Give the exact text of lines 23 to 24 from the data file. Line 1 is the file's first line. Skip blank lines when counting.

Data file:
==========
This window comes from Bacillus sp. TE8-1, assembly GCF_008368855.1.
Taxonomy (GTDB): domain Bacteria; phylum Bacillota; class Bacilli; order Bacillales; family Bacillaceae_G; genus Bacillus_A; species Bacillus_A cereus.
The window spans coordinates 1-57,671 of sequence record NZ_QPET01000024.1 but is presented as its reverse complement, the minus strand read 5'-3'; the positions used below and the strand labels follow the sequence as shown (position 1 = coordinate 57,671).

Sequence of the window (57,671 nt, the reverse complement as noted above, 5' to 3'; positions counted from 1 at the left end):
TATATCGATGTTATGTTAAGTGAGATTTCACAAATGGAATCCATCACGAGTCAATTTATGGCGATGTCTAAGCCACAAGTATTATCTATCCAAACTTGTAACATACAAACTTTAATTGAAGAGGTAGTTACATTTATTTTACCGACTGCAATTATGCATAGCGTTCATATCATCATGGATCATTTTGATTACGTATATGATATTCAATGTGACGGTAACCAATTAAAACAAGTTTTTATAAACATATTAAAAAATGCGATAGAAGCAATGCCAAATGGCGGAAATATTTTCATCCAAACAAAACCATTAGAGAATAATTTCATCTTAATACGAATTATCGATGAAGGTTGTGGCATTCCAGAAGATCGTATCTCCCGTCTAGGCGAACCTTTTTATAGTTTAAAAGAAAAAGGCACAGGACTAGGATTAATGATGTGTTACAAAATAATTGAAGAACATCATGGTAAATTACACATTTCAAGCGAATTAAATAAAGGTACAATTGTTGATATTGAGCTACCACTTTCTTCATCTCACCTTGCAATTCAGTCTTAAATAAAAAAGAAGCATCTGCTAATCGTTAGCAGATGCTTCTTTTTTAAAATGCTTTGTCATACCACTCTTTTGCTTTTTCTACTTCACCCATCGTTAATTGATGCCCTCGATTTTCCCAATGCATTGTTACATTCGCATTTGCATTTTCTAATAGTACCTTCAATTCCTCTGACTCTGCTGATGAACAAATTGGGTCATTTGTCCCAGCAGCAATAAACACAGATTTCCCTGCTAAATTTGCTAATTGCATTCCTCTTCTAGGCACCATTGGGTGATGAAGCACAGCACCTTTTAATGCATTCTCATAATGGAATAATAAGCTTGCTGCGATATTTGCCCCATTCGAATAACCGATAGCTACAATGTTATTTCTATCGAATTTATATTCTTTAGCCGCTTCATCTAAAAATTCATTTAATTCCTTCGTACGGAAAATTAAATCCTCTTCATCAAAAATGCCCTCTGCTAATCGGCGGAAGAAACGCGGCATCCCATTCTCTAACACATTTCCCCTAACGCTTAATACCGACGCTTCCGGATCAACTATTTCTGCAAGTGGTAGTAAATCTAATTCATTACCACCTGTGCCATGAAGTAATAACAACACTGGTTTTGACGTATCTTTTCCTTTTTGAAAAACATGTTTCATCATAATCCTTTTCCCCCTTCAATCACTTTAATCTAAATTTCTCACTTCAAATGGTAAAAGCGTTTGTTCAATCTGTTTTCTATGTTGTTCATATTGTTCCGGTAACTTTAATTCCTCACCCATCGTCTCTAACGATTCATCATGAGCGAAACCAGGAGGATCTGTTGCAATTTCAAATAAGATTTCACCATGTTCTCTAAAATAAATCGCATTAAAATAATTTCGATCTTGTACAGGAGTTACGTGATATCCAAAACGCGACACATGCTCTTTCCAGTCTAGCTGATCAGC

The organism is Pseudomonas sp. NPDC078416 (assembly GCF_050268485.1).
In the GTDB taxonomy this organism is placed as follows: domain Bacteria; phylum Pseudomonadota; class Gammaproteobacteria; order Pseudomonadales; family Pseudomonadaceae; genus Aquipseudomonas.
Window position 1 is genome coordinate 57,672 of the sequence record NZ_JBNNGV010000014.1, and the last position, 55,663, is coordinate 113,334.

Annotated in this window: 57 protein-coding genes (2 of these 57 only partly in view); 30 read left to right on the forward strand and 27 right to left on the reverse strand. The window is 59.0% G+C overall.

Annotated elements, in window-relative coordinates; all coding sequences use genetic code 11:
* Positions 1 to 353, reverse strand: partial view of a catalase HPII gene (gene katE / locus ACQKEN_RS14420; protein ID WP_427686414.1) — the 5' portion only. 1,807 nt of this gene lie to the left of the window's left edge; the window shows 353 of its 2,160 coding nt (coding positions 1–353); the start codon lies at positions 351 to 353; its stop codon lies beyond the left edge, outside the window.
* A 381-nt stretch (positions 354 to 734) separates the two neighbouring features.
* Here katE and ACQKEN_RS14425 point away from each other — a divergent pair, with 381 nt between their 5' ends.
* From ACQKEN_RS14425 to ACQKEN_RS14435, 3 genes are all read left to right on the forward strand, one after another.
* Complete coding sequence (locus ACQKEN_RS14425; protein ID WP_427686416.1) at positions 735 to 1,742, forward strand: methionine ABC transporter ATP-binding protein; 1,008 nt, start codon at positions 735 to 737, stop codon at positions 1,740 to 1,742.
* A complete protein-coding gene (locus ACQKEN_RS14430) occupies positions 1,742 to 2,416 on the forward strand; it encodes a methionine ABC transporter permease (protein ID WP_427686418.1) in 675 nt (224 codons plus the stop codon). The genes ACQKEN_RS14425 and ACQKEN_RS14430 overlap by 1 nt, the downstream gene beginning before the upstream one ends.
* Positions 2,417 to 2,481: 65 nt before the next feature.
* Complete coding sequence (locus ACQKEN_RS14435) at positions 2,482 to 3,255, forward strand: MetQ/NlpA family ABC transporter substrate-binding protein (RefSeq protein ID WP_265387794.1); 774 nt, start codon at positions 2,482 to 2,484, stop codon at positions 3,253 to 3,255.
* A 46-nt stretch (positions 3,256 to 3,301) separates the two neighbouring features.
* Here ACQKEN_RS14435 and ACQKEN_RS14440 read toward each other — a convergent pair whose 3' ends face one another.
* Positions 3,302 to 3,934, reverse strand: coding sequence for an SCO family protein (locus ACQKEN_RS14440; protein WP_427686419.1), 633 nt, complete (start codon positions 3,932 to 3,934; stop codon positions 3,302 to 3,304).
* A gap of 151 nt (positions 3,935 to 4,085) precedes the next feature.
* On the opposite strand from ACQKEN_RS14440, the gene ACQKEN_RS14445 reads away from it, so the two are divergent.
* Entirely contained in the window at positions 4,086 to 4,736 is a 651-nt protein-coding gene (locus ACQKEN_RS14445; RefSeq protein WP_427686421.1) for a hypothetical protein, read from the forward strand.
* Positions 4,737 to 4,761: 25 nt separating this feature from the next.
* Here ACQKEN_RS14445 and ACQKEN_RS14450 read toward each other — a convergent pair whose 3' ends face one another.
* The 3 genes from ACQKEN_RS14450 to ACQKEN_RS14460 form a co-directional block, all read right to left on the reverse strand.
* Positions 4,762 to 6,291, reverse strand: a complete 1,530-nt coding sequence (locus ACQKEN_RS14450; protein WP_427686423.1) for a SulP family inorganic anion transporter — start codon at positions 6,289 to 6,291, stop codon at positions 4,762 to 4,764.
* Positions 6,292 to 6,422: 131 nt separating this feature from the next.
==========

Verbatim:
* On the opposite strand from ACQKEN_RS14440, the gene ACQKEN_RS14445 reads away from it, so the two are divergent.
* Entirely contained in the window at positions 4,086 to 4,736 is a 651-nt protein-coding gene (locus ACQKEN_RS14445; RefSeq protein WP_427686421.1) for a hypothetical protein, read from the forward strand.